Stakis poised to buy Metropole hotels for pounds 320m

Stakis is close to sealing a pounds 320m-plus deal to buy the five Metropole hotels put up for sale by Lonrho, the industrial conglomerate. A leisure industry source said yesterday that the deal may be announced a week from today when Stakis, a hotels and casinos group, is due to update investors on trading.

The company would almost certainly have to tap shareholders for funds to make the purchase. Stakis shares have performed strongly this year, but at the current market price of 100.5p the group, which almost went to the wall in the late 1980s, only values the group at pounds 485m. One analyst said Stakis would probably have to make a one-for-two rights issue to raise the bulk of the funds to clinch the acquisition.

Stakis, headed by David Michels, yesterday declined to comment, as did Lonrho. However, leisure industry sources said Stakis was the clear front- runner to buy the Metropole hotels, which are considerably larger than the industry average in terms of the number of rooms.

The jewel in the Metropole portfolio is the 700-room hotel located on London's Edgware Road. This hotel was valued in the summer at pounds 147m. The valuation does not take account of pounds 80m of planned investment to make it the first 1,000-plus room hotel in the capital, which is basking in boom conditions last seen in the mid-Eighties.

Plans for the Edgware Road hotel also incorporate the building of a conference centre that would be the largest in inner London, and is aimed at boosting Metropole's core customer base - the business traveller.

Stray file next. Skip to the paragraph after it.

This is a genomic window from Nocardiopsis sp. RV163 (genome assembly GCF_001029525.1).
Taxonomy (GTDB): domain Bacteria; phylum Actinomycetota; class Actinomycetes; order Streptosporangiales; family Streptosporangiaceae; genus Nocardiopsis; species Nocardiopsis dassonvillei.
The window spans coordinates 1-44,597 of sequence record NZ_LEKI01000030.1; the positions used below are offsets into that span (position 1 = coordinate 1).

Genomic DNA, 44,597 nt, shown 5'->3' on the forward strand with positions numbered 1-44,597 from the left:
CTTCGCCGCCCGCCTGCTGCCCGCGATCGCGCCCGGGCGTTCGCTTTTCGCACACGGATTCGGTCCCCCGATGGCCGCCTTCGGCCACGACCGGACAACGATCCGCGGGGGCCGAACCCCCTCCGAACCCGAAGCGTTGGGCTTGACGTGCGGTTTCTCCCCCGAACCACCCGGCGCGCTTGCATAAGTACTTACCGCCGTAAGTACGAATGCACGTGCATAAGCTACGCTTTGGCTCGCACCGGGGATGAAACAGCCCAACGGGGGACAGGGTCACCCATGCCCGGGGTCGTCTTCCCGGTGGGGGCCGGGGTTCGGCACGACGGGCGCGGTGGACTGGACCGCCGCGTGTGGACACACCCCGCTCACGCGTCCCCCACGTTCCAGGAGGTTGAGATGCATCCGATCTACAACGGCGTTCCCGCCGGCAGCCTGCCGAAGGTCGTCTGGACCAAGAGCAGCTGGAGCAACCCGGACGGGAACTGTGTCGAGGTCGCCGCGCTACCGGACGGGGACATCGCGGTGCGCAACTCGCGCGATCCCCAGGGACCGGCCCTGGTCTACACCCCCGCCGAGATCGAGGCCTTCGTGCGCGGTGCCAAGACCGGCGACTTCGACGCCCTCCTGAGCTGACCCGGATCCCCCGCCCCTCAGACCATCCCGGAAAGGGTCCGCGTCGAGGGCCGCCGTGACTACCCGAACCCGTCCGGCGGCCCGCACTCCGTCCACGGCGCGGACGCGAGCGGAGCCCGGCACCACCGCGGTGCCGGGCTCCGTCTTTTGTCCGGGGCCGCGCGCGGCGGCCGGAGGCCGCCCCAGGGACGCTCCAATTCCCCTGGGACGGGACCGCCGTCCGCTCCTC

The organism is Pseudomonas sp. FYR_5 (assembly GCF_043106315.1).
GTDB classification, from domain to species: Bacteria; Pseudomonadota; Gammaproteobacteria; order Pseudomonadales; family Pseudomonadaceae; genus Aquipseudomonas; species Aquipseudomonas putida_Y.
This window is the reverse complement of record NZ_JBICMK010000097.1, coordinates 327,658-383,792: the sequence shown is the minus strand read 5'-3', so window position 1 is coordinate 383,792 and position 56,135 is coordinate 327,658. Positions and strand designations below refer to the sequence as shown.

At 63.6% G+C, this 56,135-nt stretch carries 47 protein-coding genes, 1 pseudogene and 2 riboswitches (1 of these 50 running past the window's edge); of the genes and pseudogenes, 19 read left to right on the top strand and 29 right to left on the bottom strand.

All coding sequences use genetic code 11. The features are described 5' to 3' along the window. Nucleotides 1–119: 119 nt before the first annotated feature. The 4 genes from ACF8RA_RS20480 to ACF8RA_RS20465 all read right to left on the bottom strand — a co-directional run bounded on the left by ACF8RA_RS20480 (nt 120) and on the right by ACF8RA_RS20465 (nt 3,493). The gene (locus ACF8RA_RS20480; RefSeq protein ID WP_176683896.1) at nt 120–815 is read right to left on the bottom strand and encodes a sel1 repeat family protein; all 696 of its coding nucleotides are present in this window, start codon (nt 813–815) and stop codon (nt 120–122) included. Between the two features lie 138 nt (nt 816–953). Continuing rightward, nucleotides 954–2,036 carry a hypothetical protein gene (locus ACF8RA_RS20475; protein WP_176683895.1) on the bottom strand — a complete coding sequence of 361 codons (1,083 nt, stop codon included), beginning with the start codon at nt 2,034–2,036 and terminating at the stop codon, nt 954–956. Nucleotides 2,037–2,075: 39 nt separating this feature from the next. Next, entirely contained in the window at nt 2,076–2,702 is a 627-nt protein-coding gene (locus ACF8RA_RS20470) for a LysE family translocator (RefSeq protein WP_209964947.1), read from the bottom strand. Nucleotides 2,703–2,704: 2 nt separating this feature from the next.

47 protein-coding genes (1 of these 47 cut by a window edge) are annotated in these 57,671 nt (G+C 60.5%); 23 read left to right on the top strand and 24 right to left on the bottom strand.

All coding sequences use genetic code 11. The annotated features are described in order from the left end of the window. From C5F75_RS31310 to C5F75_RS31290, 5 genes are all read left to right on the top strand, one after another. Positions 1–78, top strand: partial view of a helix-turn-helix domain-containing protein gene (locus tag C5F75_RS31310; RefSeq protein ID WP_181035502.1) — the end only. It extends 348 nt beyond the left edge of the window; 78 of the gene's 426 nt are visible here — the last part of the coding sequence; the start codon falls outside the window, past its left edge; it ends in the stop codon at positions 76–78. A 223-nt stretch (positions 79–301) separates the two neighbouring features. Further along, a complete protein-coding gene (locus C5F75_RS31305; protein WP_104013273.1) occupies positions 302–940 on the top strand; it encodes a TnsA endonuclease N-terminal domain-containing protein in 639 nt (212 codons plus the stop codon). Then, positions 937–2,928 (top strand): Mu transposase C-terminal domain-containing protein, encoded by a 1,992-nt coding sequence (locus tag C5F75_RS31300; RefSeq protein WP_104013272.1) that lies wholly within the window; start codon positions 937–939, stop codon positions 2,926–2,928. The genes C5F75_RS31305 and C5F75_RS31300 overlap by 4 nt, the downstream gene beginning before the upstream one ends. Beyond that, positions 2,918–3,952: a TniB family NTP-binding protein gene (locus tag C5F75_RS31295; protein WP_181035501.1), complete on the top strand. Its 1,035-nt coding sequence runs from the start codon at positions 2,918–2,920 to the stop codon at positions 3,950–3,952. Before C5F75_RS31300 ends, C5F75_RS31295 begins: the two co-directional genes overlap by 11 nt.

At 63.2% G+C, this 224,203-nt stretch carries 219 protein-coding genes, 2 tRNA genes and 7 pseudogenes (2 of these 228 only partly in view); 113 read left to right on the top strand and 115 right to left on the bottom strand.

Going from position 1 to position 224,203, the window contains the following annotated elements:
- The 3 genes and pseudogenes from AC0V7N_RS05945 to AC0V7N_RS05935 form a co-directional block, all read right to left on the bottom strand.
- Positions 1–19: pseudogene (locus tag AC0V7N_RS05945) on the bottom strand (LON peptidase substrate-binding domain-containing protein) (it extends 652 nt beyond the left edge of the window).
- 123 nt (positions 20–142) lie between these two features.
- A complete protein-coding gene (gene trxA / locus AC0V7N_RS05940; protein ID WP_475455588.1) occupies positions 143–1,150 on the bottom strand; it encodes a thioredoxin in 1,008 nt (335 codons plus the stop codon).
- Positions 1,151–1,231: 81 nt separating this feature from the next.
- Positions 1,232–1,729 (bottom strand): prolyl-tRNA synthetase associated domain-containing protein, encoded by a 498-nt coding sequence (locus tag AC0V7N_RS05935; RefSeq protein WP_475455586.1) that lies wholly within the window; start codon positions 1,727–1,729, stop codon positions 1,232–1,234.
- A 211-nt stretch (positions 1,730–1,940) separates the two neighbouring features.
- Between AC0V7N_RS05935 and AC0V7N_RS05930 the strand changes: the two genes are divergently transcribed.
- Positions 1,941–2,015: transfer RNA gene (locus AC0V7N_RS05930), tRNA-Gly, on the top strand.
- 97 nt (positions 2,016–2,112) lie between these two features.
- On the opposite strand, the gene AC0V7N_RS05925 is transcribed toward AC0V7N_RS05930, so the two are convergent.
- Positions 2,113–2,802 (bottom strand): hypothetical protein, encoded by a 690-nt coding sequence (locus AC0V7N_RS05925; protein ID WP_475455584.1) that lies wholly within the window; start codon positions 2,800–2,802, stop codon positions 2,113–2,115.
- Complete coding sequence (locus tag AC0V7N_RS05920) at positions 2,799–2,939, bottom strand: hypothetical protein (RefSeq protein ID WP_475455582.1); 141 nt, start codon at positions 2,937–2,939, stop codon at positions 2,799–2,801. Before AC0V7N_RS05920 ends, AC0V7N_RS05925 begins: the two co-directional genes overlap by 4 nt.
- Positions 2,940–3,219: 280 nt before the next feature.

It is understood that this increase in size could push Lonrho's asking price for the Metropole hotels to as much as pounds 350m. Two Metropole hotels are located in Brighton, and the other two are in Blackpool and Birmingham.

A leisure industry source said Stakis's ambitions to buy the Metropole chain were unlikely to involve the disposal of its provincial casino operations.The casinos have underperformed in the past couple of years, but there are signs that they are turning the corner and will turn into a useful cash cow for Stakis to use to develop its capital-intensive, and predominantly three-star, chain of hotels. There is also the as-of-yet unquantifiable benefit from Government plans to further deregulate gaming, such as granting casinos the freedom to advertise, something which they are banned from doing.

Disposal of the Metropole chain would still leave Lonrho with its unwanted 10-strong chain of Princess hotels, which are mainly sited in resorts in the US, the Caribbean, and Mexico. There is said to be no shortage of potential buyers in the US for the Princess business, including the Hilton Hotels Corporation, ITT Sheraton and Marriott.

A swift trade sale at top-dollar price of both the Metropole and Princess chains would heap more embarrassment on SBC Warburg, which tried to float Lonrho's hotels interests as a single company earlier this year. The flotation was cancelled with SBC Warburg unable to attract enough interest for a flotation value pitched at pounds 700m, and amid increasing interest from buyers for either the Metropole or Princess chains.

During the process, analysts were sceptical about the logic of having different hotel groups operating under one umbrella.